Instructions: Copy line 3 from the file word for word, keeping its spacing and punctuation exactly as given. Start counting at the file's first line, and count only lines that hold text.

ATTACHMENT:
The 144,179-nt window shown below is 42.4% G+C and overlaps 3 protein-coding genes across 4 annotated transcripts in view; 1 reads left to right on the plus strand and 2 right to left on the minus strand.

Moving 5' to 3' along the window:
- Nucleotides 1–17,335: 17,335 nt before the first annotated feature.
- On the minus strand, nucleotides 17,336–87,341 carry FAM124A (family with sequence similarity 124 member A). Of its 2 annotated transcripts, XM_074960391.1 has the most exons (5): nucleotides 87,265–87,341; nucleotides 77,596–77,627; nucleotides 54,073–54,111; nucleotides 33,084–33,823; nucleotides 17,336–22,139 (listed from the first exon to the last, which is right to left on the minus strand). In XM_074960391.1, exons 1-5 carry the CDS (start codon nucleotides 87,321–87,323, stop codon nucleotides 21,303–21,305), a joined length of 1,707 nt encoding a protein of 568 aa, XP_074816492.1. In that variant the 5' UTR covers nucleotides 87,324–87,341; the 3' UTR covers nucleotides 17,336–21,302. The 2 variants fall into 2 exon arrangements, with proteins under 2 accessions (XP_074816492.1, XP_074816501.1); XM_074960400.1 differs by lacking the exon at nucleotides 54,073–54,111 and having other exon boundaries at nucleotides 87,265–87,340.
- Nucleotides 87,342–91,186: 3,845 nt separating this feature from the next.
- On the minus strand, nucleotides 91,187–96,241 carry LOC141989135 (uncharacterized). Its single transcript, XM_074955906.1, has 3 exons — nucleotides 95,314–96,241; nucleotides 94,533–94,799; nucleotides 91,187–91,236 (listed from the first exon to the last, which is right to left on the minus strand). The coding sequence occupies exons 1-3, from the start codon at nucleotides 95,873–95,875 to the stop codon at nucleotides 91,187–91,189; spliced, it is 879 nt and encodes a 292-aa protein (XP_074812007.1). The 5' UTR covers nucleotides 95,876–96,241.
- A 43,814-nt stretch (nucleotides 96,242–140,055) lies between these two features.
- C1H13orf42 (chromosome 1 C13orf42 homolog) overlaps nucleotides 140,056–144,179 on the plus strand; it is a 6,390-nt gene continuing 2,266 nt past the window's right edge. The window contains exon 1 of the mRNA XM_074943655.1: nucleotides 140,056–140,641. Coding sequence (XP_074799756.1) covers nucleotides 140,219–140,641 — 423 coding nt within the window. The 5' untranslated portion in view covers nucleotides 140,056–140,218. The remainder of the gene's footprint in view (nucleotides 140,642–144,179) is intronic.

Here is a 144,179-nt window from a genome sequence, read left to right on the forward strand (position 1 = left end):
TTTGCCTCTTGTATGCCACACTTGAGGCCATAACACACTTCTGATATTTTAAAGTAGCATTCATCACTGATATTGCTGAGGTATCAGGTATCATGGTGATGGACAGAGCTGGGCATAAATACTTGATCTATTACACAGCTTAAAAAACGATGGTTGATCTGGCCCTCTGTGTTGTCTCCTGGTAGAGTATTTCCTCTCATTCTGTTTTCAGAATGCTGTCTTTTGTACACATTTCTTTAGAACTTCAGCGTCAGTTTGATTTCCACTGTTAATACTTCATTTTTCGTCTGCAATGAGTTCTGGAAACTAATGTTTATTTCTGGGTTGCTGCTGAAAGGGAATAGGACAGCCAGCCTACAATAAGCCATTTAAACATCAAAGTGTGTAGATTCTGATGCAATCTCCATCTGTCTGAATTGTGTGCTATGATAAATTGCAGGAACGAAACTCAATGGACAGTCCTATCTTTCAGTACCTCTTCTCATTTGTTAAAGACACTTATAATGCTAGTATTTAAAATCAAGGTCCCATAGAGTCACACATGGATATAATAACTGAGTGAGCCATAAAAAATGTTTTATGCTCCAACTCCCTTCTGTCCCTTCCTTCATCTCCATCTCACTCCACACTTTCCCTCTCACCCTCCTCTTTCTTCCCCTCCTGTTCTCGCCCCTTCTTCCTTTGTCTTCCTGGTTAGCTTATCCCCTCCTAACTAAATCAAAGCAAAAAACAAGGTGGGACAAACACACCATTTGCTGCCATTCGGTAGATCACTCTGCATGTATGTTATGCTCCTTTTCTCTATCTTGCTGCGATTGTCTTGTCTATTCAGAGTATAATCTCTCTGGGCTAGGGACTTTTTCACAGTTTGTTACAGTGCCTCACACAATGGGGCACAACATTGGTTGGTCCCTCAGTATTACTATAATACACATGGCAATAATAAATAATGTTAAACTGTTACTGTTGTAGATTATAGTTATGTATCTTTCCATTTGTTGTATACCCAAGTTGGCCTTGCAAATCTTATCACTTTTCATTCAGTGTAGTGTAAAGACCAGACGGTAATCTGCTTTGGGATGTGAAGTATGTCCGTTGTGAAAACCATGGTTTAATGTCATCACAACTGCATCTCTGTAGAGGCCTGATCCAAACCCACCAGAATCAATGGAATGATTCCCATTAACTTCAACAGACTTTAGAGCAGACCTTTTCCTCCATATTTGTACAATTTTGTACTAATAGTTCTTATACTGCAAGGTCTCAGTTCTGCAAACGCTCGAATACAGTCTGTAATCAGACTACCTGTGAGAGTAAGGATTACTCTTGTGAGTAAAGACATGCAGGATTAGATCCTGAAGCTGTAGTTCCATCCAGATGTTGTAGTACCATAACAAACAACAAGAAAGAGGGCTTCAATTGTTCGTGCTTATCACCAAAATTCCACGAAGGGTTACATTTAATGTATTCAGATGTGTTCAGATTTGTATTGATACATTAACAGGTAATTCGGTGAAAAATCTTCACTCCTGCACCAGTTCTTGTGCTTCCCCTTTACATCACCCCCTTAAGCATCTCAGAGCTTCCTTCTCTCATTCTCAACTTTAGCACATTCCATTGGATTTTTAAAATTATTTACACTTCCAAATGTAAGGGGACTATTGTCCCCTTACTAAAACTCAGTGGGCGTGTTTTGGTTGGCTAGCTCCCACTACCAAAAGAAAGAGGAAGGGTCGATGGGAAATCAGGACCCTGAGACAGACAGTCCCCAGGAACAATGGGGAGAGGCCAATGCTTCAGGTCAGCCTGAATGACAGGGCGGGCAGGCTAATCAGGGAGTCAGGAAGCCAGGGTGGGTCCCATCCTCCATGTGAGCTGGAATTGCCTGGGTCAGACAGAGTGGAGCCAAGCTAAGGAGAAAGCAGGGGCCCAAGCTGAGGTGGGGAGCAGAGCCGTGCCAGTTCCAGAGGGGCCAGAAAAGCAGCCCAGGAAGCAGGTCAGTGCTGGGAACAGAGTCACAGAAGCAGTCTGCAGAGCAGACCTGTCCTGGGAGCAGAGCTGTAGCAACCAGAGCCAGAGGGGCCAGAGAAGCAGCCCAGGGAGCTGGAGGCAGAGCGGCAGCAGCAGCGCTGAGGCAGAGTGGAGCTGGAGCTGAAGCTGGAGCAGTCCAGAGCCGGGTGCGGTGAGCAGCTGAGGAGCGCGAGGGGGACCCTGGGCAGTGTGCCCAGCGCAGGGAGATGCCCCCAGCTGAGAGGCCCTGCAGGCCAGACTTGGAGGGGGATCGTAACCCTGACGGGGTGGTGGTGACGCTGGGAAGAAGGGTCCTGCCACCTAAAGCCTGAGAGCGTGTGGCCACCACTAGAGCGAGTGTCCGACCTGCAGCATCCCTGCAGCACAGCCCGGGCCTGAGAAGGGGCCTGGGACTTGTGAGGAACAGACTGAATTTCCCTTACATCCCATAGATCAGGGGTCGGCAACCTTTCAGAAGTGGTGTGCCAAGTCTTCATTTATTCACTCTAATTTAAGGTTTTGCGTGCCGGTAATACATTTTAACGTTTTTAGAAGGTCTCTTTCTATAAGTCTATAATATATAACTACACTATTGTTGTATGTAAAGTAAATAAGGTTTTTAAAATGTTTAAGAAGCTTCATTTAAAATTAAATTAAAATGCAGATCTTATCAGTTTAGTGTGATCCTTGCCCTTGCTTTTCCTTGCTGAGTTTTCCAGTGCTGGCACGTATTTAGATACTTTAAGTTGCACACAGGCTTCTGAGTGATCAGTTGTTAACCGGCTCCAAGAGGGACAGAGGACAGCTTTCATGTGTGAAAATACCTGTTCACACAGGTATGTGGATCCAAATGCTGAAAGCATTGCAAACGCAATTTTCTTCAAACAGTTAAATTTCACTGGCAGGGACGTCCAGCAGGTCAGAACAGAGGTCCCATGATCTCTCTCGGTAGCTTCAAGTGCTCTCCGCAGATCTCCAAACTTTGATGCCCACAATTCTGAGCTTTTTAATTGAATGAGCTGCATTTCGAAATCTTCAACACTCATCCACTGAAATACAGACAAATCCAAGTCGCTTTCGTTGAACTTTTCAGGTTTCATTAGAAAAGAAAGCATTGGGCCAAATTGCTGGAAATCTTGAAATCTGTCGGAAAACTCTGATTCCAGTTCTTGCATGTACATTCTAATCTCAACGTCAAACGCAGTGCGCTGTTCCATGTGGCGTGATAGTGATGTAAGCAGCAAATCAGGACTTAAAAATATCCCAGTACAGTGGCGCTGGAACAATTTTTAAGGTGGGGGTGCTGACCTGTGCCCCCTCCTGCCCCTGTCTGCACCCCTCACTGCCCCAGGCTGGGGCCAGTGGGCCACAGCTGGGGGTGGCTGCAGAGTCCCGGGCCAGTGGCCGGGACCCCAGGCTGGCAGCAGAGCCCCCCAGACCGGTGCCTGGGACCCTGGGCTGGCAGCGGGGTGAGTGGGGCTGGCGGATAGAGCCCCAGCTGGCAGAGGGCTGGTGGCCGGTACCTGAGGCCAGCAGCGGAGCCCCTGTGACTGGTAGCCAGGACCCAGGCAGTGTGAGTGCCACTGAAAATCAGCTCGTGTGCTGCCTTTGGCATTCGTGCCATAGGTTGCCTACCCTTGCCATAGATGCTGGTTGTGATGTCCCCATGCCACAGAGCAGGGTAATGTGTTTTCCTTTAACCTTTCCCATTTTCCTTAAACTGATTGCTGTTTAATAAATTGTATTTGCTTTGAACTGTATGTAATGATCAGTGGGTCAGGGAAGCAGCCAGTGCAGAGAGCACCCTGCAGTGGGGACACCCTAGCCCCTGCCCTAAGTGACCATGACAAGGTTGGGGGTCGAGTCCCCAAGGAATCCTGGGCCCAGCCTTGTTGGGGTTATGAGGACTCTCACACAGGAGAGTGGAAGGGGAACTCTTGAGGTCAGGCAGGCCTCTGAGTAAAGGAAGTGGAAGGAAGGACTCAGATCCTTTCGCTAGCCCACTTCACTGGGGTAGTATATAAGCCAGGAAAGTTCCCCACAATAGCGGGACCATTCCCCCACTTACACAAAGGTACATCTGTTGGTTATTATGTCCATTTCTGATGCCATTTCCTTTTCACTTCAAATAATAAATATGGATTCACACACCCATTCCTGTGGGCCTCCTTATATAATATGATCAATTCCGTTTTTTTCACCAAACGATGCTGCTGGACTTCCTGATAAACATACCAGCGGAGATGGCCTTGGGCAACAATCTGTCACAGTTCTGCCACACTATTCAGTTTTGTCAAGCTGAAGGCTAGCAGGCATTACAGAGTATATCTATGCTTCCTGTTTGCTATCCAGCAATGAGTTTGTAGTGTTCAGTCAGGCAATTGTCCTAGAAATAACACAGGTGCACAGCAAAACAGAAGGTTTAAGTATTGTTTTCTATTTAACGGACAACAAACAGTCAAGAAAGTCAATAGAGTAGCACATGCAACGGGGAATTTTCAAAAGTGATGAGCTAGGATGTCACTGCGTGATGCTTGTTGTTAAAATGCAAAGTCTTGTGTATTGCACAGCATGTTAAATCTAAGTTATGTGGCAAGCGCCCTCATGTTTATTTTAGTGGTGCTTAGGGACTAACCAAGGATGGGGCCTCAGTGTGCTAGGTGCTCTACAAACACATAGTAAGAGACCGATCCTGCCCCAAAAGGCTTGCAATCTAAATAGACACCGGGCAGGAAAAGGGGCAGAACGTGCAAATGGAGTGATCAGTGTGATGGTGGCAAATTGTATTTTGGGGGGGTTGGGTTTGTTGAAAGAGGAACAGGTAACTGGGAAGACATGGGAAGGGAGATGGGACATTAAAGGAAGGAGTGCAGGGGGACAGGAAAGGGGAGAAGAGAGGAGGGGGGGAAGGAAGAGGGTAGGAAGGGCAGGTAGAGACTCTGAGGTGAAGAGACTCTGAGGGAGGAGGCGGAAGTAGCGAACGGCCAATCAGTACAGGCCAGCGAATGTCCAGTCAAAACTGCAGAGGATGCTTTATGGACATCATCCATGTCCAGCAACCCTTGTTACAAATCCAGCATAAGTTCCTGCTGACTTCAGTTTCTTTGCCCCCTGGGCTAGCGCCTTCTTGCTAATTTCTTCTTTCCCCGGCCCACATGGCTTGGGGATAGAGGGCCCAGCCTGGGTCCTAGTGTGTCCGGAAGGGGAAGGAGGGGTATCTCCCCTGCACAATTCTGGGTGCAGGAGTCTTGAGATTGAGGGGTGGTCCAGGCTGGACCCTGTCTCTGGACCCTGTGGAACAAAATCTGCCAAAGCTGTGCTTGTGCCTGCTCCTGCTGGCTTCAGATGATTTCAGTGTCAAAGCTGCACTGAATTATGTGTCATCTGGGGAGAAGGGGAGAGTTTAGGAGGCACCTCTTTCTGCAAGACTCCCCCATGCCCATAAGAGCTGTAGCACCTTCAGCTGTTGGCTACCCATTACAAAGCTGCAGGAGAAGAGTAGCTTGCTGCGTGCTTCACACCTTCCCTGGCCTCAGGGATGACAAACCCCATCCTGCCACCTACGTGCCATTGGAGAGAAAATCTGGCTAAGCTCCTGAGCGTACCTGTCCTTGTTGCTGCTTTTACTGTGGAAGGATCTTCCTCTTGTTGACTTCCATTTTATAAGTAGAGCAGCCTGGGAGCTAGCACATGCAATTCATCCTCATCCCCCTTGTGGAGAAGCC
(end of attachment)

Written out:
- Nucleotides 1–17,335: 17,335 nt before the first annotated feature.